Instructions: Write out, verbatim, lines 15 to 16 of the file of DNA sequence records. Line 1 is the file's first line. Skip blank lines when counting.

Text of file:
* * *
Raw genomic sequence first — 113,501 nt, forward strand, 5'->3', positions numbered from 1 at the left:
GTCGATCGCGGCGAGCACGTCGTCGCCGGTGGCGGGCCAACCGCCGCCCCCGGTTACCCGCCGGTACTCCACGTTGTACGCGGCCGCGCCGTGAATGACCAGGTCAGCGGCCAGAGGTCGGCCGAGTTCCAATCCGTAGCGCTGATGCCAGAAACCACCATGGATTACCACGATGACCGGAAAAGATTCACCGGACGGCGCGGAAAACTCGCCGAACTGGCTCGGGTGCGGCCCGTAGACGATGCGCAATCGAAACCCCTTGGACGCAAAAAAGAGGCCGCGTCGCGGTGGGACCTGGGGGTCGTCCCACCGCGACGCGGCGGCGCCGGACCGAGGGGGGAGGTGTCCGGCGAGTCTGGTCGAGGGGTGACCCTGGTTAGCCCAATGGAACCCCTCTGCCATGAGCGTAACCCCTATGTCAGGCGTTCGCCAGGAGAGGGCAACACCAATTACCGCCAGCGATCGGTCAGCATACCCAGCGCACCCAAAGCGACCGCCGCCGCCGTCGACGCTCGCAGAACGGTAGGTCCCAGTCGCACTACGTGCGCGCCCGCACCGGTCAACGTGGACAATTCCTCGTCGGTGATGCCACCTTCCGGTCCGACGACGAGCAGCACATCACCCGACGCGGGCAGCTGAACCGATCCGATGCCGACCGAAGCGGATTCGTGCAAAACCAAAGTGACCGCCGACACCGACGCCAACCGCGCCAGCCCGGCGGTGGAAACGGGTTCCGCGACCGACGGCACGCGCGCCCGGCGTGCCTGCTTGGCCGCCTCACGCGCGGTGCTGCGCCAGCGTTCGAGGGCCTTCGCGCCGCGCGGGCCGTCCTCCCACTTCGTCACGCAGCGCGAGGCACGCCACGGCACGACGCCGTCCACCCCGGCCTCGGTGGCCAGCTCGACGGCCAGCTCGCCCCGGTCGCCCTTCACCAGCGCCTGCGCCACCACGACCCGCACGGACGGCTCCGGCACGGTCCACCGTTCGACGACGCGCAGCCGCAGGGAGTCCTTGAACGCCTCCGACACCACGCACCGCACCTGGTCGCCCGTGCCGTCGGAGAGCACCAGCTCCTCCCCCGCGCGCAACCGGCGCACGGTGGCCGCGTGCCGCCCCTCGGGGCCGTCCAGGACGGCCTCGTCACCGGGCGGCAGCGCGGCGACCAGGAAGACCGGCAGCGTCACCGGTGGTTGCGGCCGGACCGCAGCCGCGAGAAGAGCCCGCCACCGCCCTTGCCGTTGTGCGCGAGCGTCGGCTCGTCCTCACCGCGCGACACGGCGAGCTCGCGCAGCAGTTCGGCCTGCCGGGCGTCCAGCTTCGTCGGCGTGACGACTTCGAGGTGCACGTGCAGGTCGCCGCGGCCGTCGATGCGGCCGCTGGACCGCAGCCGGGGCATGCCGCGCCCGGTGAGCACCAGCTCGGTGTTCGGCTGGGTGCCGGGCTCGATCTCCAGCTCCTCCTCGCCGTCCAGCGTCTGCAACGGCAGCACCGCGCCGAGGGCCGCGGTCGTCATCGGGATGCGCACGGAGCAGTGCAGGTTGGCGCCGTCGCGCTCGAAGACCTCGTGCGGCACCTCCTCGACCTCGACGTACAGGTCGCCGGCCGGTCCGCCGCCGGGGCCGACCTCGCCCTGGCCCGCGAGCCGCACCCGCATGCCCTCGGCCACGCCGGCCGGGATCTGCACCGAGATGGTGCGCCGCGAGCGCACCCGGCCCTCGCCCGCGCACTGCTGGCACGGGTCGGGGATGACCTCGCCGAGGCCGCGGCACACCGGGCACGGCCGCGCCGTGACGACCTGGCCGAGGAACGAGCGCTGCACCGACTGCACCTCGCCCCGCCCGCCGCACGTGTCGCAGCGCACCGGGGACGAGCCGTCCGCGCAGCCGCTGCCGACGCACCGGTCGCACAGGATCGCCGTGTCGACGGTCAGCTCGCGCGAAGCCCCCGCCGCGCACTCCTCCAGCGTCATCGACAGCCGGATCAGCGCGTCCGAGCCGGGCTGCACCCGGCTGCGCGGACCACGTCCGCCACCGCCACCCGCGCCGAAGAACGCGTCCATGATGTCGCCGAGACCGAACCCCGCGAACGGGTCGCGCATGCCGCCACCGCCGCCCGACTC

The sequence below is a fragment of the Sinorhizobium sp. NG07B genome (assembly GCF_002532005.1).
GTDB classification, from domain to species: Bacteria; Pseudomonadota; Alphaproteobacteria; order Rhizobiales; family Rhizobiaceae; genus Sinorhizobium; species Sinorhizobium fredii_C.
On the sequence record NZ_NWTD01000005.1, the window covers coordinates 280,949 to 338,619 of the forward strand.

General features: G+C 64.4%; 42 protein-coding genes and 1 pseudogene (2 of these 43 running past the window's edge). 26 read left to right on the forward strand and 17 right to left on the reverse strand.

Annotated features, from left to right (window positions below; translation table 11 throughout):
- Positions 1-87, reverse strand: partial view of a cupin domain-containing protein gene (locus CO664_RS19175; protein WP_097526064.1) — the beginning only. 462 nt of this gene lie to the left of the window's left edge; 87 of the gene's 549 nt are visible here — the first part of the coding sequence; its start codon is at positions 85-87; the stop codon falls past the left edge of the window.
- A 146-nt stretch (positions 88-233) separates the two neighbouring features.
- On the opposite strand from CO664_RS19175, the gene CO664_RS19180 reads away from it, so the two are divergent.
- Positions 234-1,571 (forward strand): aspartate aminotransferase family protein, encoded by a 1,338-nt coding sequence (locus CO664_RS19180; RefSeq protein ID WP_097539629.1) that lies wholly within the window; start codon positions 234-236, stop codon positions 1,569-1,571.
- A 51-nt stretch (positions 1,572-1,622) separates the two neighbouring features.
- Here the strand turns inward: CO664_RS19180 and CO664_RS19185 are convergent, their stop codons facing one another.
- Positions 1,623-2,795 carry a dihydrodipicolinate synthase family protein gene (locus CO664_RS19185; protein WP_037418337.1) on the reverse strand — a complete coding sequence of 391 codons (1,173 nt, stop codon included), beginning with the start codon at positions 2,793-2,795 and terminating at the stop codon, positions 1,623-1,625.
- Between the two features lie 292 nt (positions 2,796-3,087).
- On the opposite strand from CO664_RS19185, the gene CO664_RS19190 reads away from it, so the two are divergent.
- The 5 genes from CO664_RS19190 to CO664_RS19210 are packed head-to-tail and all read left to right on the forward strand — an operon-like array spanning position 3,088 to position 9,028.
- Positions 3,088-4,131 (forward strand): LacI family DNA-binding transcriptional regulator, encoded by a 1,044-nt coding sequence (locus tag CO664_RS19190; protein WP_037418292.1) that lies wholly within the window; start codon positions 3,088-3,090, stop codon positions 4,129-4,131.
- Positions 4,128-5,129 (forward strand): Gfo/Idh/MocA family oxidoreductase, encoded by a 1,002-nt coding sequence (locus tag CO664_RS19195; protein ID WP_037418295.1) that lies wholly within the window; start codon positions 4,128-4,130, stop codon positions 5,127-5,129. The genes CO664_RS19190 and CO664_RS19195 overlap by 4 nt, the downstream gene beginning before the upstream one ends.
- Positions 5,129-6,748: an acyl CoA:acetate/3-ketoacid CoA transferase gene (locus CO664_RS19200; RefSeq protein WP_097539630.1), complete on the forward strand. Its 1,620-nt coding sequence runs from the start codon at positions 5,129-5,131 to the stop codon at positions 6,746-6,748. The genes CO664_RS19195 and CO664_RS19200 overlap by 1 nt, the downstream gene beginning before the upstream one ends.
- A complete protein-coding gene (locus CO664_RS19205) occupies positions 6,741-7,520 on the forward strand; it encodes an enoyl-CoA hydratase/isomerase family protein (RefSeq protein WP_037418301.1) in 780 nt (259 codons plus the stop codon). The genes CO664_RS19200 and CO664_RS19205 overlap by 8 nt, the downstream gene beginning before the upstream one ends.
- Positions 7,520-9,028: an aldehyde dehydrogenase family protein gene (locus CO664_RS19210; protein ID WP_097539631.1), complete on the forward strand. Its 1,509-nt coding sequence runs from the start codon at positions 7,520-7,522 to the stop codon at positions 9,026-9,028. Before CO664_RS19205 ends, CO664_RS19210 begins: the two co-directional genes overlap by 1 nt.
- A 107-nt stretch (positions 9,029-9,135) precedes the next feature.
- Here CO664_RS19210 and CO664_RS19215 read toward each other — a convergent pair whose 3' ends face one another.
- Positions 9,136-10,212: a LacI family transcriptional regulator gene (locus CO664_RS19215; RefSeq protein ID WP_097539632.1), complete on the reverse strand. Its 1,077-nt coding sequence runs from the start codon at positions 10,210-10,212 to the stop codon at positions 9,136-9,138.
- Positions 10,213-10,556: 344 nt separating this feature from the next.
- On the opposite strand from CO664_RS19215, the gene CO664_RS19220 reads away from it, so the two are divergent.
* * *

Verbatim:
- Between the two features lie 292 nt (positions 2,796-3,087).
- On the opposite strand from CO664_RS19185, the gene CO664_RS19190 reads away from it, so the two are divergent.